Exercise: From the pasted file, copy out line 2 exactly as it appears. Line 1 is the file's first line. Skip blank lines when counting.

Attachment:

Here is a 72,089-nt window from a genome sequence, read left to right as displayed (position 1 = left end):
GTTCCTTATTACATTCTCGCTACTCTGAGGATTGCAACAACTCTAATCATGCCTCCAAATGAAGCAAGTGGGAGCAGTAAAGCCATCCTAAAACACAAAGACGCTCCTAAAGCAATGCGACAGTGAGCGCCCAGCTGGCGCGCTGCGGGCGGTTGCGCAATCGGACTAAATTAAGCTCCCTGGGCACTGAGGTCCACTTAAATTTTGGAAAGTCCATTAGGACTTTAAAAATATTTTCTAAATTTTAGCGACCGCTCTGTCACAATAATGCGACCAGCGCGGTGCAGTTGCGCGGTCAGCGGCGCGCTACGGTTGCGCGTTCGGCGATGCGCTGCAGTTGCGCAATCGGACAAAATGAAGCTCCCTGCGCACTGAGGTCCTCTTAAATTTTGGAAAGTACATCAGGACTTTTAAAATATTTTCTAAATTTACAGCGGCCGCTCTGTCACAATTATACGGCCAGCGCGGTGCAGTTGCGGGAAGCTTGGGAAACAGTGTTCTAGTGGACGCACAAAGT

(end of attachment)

GTTCCTTATTACATTCTCGCTACTCTGAGGATTGCAACAACTCTAATCATGCCTCCAAATGAAGCAAGTGGGAGCAGTAAAGCCATCCTAAAACACAAAGACGCTCCTAAAGCAATGCGACAGTGAGCGCCCAGCTGGCGCGCTGCGGGCGGTTGCGCAATCGGACTAAATTAAGCTCCCTGGGCACTGAGGTCCACTTAAATTTTGGAAAGTCCATTAGGACTTTAAAAATATTTTCTAAATTTTAGCGACCGCTCTGTCACAATAATGCGACCAGCGCGGTGCAGTTGCGCGGTCAGCGGCGCGCTACGGTTGCGCGTTCGGCGATGCGCTGCAGTTGCGCAATCGGACAAAATGAAGCTCCCTGCGCACTGAGGTCCTCTTAAATTTTGGAAAGTACATCAGGACTTTTAAAATATTTTCTAAATTTACAGCGGCCGCTCTGTCACAATTATACGGCCAGCGCGGTGCAGTTGCGGGAAGCTTGGGAAACAGTGTTCTAGTGGACGCACAAAGT